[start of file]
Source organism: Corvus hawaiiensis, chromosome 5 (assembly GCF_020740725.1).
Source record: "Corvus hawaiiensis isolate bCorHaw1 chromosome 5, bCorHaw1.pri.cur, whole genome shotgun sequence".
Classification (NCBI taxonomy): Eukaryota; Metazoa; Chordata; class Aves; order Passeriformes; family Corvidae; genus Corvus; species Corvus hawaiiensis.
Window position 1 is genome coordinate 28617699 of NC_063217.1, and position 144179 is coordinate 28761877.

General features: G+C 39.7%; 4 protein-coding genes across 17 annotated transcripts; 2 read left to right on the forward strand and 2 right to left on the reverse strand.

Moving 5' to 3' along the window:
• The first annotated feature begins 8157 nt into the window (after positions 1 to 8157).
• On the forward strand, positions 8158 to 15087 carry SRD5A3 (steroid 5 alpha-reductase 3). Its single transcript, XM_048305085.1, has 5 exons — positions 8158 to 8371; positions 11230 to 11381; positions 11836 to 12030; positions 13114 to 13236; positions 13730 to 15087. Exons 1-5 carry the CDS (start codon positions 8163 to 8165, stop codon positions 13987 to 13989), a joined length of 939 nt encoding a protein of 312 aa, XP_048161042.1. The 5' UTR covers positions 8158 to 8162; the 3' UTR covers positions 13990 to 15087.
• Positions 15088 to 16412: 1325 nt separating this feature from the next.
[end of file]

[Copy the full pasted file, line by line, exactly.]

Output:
Source organism: Corvus hawaiiensis, chromosome 5 (assembly GCF_020740725.1).
Source record: "Corvus hawaiiensis isolate bCorHaw1 chromosome 5, bCorHaw1.pri.cur, whole genome shotgun sequence".
Classification (NCBI taxonomy): Eukaryota; Metazoa; Chordata; class Aves; order Passeriformes; family Corvidae; genus Corvus; species Corvus hawaiiensis.
Window position 1 is genome coordinate 28617699 of NC_063217.1, and position 144179 is coordinate 28761877.

General features: G+C 39.7%; 4 protein-coding genes across 17 annotated transcripts; 2 read left to right on the forward strand and 2 right to left on the reverse strand.

Moving 5' to 3' along the window:
• The first annotated feature begins 8157 nt into the window (after positions 1 to 8157).
• On the forward strand, positions 8158 to 15087 carry SRD5A3 (steroid 5 alpha-reductase 3). Its single transcript, XM_048305085.1, has 5 exons — positions 8158 to 8371; positions 11230 to 11381; positions 11836 to 12030; positions 13114 to 13236; positions 13730 to 15087. Exons 1-5 carry the CDS (start codon positions 8163 to 8165, stop codon positions 13987 to 13989), a joined length of 939 nt encoding a protein of 312 aa, XP_048161042.1. The 5' UTR covers positions 8158 to 8162; the 3' UTR covers positions 13990 to 15087.
• Positions 15088 to 16412: 1325 nt separating this feature from the next.